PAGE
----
Chelsea Miller: "It was only 55 years ago that Black people won the right to vote. This isn’t alternative facts, this is history"
The co-founder of Freedom March NYC knows we have to re-imagine the future.
Chelsea’s story originally appeared in up + rising, a celebration of extraordinary Black voices, and is the first chapter of i-D's 40th anniversary issue (1980-2020).
i-D chronicled over 100 activists and artists, musicians and writers, photographers and creatives, in Atlanta, Baltimore, Minneapolis, LA, London, New York, Paris and Toronto.
“To know your history is to know your future. 401 years ago, the first enslaved Black people were brought to this land. 244 years ago, when the Founding Fathers framed our democracy, only white men who owned property were given the right to vote. In this time, not only were Black people enslaved but systems were built, economies were structured around, and laws were created to preserve race, gender, and class inequality. Due to the efforts of leaders such as Harriet Tubman, Fannie Lou Hamer, Ida B. Wells, Shirley Chisholm, Angela Davis, Marsha P. Johnson, Martin Luther King Jr., John Lewis, Fred Hampton, and countless others we’ve seen these systems challenged. We’ve seen our country expand it’s framing to fulfill an intentionally delayed promise of “liberty and justice for all”. It was only 55 years ago that Black people won the right to vote. This isn’t alternative facts, this is history.
With that in mind, the question then becomes: how have we fully corrected in a few decades the hundreds of years of oppression now rooted in our society? The simple answer? We haven’t. Racism didn’t end 55 years ago it simply adapted and continued to burrow itself in our education, criminal justice and electoral systems. Before George Floyd there was Emmett Till. Before Freedom March NYC, there was the Student Non-Violent Coordinating Committee. Before Tulsa, Oklahoma there was Seneca Village. As a Black woman, I don’t have the privilege to wait another 55 years for the partial fulfillment of our America’s delayed promise. As an activist, this work is draining. But when you know your history you also know your power. I stand, we stand, on the shoulders of giants. It’s on each of us to show up and stand in the truth of history to reimagine our world not as it is, but as it should be. It’s time for us to reimagine our schools, workplaces, courthouses, and communities in a way that holds our country accountable to its delayed promise. So if you‘ve ever wondered what you would’ve done during the Civil Rights Movement, the answer is whatever you’re doing right now.”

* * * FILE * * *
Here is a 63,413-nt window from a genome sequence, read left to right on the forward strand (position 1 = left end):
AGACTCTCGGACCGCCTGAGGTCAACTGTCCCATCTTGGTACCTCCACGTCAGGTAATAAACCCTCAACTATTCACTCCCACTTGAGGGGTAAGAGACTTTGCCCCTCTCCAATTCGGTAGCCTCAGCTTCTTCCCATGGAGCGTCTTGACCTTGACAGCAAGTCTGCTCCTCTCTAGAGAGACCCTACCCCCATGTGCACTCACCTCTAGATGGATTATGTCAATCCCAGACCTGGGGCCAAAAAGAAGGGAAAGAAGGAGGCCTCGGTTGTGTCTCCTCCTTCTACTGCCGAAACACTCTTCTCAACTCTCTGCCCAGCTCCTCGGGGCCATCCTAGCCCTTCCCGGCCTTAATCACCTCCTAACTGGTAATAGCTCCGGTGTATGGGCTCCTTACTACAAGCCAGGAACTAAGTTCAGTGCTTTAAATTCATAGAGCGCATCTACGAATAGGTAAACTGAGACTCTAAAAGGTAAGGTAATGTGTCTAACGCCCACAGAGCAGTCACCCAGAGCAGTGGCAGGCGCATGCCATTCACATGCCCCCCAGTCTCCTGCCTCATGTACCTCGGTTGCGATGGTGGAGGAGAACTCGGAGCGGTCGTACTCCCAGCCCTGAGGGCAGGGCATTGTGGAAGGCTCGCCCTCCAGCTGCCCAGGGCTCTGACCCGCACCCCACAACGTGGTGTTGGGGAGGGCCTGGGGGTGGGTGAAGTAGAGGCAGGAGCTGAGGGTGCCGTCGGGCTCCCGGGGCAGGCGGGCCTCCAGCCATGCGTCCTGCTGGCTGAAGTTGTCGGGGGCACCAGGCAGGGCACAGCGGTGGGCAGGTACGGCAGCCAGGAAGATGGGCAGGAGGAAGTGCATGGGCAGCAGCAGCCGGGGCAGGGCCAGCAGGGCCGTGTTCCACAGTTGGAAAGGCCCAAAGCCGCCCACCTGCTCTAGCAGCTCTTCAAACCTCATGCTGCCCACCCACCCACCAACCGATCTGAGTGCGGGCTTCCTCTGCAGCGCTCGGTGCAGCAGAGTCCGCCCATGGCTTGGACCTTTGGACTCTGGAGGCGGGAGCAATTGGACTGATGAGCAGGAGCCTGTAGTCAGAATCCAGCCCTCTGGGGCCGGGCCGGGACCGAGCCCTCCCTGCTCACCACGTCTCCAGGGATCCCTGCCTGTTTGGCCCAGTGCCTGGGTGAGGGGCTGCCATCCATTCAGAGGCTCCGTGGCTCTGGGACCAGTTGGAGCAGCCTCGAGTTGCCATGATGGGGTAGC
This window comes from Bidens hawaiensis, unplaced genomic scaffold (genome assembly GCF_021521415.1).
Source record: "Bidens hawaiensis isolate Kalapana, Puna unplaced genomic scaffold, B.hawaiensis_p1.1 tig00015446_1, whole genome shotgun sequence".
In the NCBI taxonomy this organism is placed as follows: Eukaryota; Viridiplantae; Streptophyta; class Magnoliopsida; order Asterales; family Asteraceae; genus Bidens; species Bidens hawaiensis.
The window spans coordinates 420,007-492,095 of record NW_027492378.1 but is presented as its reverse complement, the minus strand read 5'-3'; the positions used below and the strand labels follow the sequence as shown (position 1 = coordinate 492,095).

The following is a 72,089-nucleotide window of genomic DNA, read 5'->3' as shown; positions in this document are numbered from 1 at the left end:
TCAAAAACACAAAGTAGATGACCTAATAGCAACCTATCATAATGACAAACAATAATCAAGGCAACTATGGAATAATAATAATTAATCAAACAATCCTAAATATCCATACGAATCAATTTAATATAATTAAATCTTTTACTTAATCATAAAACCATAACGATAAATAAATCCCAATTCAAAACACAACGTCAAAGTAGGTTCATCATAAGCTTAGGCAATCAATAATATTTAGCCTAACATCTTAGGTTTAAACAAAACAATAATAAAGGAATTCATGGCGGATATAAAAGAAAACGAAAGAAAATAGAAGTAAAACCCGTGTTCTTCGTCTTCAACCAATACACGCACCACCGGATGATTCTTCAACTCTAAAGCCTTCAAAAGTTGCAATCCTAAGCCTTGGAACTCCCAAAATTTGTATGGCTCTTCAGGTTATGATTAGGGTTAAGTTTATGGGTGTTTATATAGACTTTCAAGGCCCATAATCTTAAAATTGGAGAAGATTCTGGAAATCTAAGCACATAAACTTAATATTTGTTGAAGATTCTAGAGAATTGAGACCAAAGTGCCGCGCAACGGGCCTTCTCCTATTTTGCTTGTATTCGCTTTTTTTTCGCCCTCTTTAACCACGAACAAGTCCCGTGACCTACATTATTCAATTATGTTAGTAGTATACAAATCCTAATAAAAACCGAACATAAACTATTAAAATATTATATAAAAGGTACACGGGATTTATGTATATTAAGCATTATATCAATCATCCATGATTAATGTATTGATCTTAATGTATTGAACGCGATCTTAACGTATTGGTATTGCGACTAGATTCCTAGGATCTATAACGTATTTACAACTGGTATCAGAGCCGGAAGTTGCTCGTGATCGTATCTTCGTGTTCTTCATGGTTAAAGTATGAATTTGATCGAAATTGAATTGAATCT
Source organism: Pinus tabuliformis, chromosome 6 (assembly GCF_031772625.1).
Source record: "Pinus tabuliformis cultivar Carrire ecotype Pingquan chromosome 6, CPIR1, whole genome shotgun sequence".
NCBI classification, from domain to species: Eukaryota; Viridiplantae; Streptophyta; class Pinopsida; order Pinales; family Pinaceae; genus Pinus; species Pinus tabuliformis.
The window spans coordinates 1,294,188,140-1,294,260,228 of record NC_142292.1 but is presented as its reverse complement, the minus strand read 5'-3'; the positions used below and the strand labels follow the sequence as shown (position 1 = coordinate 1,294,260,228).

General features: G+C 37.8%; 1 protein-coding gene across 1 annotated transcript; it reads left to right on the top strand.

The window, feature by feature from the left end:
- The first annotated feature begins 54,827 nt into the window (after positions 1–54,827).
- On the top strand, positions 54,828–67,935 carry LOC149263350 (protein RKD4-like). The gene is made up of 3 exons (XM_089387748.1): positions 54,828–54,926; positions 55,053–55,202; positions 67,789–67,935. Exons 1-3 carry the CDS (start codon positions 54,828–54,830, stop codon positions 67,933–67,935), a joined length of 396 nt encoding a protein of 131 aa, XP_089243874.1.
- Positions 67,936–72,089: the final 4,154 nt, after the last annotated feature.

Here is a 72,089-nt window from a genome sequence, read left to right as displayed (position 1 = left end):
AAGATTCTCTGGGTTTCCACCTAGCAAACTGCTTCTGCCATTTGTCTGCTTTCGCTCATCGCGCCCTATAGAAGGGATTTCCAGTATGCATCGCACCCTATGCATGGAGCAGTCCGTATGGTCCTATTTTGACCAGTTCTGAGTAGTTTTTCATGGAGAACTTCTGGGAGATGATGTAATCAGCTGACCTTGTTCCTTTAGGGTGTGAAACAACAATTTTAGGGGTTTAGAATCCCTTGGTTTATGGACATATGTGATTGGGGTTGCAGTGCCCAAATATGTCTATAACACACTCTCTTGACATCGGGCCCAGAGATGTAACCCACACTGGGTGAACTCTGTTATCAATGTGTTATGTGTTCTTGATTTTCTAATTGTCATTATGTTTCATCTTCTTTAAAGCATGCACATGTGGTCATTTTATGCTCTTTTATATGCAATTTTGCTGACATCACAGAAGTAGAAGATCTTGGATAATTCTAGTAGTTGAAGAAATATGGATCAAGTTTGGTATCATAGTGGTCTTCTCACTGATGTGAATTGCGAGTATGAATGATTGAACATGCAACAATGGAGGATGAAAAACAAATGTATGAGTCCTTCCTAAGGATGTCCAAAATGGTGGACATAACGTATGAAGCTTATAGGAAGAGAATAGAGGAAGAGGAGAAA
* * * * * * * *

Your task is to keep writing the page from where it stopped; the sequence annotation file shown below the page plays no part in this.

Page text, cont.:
Photography Douglas Segars
Styling Milton Dixon
Hair Latisha Chong and LaMesha Mosely using Bumble and bumble.
Make-up T. Cooper at crowdMGMT using FACE Atelier.
Photography assistance William Takahashi, Fallou Seck, Shen Williams-Cohen and Laerke Rose Moellegaard.
Styling assistance Devante Rollins and Theresa Miriam.
Hair assistance Safiya Wiltshire.
Production Yohan Yoon.
Special thanks Please Space BK.
Casting director Samuel Ellis Scheinman for DMCASTING.
Casting assistance Alexandra Antonova.